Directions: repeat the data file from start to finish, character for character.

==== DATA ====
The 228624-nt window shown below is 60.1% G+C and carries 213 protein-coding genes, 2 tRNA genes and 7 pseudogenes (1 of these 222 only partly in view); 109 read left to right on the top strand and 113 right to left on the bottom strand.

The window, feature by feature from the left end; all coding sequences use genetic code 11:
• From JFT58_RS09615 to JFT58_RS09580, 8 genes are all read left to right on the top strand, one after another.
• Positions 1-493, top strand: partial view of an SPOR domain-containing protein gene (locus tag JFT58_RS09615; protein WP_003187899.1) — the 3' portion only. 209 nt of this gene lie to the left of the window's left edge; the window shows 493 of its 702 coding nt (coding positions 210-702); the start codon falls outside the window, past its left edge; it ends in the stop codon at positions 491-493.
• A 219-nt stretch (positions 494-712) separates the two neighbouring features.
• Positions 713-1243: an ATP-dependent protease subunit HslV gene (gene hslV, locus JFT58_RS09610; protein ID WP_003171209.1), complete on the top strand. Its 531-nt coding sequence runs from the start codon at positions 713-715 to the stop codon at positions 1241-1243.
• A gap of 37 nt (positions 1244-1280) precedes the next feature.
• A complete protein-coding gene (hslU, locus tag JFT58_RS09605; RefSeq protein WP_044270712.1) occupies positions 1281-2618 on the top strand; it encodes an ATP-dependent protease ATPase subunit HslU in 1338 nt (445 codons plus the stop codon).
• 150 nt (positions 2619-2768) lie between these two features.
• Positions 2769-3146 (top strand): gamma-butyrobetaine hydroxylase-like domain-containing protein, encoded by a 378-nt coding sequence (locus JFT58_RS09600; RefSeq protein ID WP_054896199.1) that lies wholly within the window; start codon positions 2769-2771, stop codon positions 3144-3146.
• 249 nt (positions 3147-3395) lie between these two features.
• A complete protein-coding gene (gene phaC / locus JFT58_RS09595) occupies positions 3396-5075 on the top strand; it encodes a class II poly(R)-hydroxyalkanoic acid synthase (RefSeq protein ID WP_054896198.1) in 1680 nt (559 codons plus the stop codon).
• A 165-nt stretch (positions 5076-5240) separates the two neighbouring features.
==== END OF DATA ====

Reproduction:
The 228624-nt window shown below is 60.1% G+C and carries 213 protein-coding genes, 2 tRNA genes and 7 pseudogenes (1 of these 222 only partly in view); 109 read left to right on the top strand and 113 right to left on the bottom strand.

The window, feature by feature from the left end; all coding sequences use genetic code 11:
• From JFT58_RS09615 to JFT58_RS09580, 8 genes are all read left to right on the top strand, one after another.
• Positions 1-493, top strand: partial view of an SPOR domain-containing protein gene (locus tag JFT58_RS09615; protein WP_003187899.1) — the 3' portion only. 209 nt of this gene lie to the left of the window's left edge; the window shows 493 of its 702 coding nt (coding positions 210-702); the start codon falls outside the window, past its left edge; it ends in the stop codon at positions 491-493.
• A 219-nt stretch (positions 494-712) separates the two neighbouring features.
• Positions 713-1243: an ATP-dependent protease subunit HslV gene (gene hslV, locus JFT58_RS09610; protein ID WP_003171209.1), complete on the top strand. Its 531-nt coding sequence runs from the start codon at positions 713-715 to the stop codon at positions 1241-1243.
• A gap of 37 nt (positions 1244-1280) precedes the next feature.
• A complete protein-coding gene (hslU, locus tag JFT58_RS09605; RefSeq protein WP_044270712.1) occupies positions 1281-2618 on the top strand; it encodes an ATP-dependent protease ATPase subunit HslU in 1338 nt (445 codons plus the stop codon).
• 150 nt (positions 2619-2768) lie between these two features.
• Positions 2769-3146 (top strand): gamma-butyrobetaine hydroxylase-like domain-containing protein, encoded by a 378-nt coding sequence (locus JFT58_RS09600; RefSeq protein ID WP_054896199.1) that lies wholly within the window; start codon positions 2769-2771, stop codon positions 3144-3146.
• 249 nt (positions 3147-3395) lie between these two features.
• A complete protein-coding gene (gene phaC / locus JFT58_RS09595) occupies positions 3396-5075 on the top strand; it encodes a class II poly(R)-hydroxyalkanoic acid synthase (RefSeq protein ID WP_054896198.1) in 1680 nt (559 codons plus the stop codon).
• A 165-nt stretch (positions 5076-5240) separates the two neighbouring features.